Massachusetts Unlocks $2.5B for Schools
The Bay State’s 1,600 public schools
have been starving for money to repair, renovate, and build new facilities
because of a funding moratorium imposed in 2004 by the newly created
Massachusetts School Building Authority (MSBA).
The funding floodgates opened a little
bit in late November, when the MSBA announced 83 schools as the lead candidates
for up to $500M in construction money to be used for repairs, feasibility
studies, design work, and some new buildings.
“Every district that is among the 83
schools should greet this with real jubilation after a four-year moratorium,”
said Katherine Craven, executive director of the MSBA, according to the Boston
The MSBA was created four years ago to
improve the state’s school facility financing process and to ensure equitable
assessment of the needs of the state’s public schools. Its strategy included
hiring teams of independent architects and engineers to assess in a very
hands-on manner each school’s building needs. The MSBA with a team of 25
consultants from STV, an architectural and engineering firm in New York City,
visited each site equipped with tablet computers loaded with special software
that is tailor-made for Massachusetts.
“We created a custom-made software
program to measure specific building conditions identified as priorities in
Massachusetts law,” said Price Jepsen, AIA, STV project manager. “None of this
is cookie-cutter. Using the MSBA’s criteria, we spend two days in the field to
establish in fine detail whether a building is an imminent threat to health and
safety, functionally obsolete, requires energy efficiency improvements, or is
in jeopardy of overcrowding.” To date, the teams have visited 423 schools.
At each school site, the assessment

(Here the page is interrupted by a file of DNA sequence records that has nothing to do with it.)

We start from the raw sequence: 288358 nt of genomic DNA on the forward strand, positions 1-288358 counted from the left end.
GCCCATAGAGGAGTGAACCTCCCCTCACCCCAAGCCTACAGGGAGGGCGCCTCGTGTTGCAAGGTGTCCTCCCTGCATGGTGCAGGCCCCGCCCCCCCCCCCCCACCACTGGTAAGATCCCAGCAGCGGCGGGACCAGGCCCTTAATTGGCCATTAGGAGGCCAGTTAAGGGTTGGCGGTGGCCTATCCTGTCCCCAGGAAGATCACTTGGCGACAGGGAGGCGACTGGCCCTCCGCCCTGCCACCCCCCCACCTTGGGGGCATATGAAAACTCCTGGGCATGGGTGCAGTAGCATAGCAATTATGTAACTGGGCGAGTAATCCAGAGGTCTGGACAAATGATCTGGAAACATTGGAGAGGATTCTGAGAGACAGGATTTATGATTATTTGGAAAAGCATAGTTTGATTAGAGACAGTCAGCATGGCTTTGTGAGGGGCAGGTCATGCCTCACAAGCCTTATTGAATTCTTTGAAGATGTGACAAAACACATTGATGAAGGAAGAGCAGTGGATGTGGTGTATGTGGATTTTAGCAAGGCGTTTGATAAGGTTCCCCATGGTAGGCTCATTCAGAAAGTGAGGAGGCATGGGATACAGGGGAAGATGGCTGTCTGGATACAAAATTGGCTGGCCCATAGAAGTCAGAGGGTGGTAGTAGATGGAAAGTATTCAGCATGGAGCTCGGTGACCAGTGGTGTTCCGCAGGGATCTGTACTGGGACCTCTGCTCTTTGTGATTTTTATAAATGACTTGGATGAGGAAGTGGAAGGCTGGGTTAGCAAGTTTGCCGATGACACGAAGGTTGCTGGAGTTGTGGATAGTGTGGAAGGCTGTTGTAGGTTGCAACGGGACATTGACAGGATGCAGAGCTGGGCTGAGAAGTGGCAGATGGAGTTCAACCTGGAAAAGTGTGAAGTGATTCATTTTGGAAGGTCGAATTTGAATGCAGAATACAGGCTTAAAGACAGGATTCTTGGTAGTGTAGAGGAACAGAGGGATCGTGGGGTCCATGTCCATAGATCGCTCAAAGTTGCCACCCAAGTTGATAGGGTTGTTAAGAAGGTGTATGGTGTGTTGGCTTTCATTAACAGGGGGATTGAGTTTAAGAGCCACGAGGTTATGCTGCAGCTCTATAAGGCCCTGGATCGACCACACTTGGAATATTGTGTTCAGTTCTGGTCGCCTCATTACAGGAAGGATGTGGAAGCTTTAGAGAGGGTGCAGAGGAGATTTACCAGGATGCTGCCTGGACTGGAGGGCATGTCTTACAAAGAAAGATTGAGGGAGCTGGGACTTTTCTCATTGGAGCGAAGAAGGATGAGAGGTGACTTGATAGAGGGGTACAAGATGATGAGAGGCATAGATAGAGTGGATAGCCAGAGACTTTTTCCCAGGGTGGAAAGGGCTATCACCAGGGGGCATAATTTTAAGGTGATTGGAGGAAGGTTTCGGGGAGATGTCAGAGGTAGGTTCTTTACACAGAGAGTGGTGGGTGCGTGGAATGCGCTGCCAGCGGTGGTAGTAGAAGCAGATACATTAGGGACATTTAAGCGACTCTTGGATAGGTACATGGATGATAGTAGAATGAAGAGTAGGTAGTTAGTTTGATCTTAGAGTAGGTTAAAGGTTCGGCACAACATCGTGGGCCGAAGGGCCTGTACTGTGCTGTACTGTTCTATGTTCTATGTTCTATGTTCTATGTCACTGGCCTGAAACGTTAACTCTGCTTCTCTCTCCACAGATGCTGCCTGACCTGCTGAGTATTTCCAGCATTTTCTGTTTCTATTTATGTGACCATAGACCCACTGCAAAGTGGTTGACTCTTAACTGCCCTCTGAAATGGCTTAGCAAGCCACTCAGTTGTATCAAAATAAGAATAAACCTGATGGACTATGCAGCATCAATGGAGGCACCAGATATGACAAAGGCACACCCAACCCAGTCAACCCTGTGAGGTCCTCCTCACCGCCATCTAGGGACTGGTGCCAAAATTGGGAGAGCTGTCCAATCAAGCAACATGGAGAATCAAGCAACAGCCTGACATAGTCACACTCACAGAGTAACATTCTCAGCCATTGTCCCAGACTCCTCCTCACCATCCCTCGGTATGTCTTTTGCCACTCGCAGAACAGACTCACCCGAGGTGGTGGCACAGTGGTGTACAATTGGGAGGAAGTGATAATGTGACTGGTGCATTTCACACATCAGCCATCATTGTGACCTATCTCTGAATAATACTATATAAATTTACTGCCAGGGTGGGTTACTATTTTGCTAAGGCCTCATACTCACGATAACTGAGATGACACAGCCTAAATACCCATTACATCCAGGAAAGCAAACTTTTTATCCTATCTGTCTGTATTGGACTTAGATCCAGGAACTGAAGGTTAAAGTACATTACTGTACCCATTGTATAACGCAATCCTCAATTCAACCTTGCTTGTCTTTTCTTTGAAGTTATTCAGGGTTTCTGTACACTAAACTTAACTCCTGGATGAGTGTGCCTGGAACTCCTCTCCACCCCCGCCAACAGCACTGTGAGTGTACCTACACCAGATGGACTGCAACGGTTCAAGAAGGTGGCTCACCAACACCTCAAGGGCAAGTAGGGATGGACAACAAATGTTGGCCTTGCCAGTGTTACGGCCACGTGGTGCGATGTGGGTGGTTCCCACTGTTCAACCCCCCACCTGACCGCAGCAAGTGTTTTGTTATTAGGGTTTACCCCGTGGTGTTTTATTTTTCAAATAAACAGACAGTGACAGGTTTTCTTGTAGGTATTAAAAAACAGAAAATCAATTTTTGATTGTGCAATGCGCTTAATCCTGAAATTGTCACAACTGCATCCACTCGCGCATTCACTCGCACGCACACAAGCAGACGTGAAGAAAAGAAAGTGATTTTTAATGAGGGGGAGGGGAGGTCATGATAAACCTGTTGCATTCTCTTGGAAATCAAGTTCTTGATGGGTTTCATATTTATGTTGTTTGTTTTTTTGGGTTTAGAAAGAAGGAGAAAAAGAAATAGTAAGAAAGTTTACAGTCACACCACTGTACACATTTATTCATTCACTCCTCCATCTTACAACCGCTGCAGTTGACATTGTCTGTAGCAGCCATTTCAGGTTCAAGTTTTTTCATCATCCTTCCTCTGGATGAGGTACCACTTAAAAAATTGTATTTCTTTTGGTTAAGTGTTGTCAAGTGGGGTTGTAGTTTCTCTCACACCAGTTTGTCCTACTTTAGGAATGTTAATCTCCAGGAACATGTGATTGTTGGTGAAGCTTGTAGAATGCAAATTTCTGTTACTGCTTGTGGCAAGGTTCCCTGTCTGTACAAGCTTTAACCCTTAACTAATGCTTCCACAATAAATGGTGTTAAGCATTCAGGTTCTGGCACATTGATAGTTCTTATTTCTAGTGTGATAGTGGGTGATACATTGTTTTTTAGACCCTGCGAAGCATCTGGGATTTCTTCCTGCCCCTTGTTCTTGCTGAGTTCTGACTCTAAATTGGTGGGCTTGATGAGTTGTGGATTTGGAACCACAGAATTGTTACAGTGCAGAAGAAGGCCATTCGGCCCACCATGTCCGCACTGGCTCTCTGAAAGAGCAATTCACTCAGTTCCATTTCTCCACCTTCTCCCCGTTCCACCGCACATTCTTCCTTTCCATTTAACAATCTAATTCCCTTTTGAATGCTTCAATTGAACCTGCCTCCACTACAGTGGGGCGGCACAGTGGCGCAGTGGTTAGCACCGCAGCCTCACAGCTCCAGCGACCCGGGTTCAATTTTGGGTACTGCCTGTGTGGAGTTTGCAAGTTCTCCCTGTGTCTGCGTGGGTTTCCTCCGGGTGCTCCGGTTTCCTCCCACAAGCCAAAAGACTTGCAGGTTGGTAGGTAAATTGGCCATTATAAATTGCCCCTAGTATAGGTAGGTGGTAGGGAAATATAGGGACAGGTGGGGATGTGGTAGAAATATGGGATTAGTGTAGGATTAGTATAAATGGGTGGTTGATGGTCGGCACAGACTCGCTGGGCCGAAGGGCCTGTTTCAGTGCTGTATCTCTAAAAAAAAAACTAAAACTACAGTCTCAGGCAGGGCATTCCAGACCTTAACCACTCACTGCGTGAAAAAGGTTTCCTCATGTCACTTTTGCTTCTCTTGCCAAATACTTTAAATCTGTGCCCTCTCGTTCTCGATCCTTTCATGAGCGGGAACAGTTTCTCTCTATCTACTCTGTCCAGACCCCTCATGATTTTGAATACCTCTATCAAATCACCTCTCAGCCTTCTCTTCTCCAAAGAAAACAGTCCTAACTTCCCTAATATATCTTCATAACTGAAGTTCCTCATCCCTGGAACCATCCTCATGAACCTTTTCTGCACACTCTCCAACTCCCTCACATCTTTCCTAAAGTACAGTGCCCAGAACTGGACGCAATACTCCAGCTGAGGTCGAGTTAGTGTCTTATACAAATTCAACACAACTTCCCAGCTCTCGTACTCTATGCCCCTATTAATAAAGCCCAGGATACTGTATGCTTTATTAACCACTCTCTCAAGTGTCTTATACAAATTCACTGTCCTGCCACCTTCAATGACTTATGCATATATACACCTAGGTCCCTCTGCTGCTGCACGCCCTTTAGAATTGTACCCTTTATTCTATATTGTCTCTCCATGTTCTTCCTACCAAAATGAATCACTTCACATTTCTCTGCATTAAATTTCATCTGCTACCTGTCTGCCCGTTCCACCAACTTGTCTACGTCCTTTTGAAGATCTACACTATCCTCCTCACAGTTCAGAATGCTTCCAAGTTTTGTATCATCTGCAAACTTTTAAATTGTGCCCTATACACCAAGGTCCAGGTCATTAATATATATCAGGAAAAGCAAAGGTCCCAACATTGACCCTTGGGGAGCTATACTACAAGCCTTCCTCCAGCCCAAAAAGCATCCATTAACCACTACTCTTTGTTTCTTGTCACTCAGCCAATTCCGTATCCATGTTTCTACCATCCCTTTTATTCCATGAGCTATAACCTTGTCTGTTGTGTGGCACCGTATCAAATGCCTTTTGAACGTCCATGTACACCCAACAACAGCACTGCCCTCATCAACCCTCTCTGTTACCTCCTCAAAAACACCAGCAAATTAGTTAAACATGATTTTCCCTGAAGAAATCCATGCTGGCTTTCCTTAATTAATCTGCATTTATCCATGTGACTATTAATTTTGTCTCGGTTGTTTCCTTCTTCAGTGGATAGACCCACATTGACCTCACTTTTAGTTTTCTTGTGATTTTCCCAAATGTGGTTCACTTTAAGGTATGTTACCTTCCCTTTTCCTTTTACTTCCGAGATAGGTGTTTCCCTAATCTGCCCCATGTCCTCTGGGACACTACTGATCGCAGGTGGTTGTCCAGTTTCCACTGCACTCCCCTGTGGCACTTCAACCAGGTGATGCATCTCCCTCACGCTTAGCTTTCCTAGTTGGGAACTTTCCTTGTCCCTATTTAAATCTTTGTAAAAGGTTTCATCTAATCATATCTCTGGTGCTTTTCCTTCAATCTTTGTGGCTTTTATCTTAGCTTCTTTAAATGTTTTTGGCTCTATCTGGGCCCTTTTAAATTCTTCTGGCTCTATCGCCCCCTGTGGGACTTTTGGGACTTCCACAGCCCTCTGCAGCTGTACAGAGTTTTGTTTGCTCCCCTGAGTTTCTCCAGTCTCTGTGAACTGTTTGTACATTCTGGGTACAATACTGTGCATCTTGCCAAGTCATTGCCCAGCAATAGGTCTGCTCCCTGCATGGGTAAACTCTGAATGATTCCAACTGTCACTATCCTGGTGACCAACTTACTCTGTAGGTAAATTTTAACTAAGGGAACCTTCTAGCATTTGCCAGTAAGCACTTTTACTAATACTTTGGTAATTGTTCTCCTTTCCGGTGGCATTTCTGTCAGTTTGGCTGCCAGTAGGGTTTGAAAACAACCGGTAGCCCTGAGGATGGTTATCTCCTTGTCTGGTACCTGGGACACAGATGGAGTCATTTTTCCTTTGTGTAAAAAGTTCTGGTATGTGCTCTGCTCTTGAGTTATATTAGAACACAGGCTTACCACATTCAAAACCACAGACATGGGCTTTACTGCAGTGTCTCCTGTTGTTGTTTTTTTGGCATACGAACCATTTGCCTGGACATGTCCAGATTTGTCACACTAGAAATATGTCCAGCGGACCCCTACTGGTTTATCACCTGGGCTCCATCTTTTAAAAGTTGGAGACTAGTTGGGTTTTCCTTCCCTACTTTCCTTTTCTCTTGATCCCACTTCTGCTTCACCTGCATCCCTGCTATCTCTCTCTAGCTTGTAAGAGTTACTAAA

teams punch in details about the condition of the building’s exterior walls,
roof, interior finishes, plumbing, technology systems, and general age and
condition. This information is uploaded to the MSBA server and used to develop
a comprehensive report of each building’s condition, which can be compared with
other school conditions and requests across the Commonwealth. The teams then
translate the building condition report into capital improvement cost estimates
and a facility conditions index. The MSBA uses this information to determine
the appropriate distribution of funds.
In addition to in-depth physical
assessments, six STV senior staff are spear-heading a “senior study” project to
visit 135 targeted schools to give evaluations on more complex issues about how
a school functions — for example, is it meeting its educational mission with
the appropriate programs and with enough space?
Of the 423 school requests for next
year, 245 were from elementary schools, 81 from high schools, and 69 from
middle schools. The $500M infusion for fiscal year 2008 represents the first
phase of a five-year program by MSBA to distribute approximately $2.5B for
school construction projects.
STV, an employee-owned firm, provides full
architectural, engineering, planning, environmental, and construction
management services. Recently, Engineering News-Record ranked STV 12th in
Education in its Top Design Firms survey. For more information, see STV's
Website at www.stvinc.com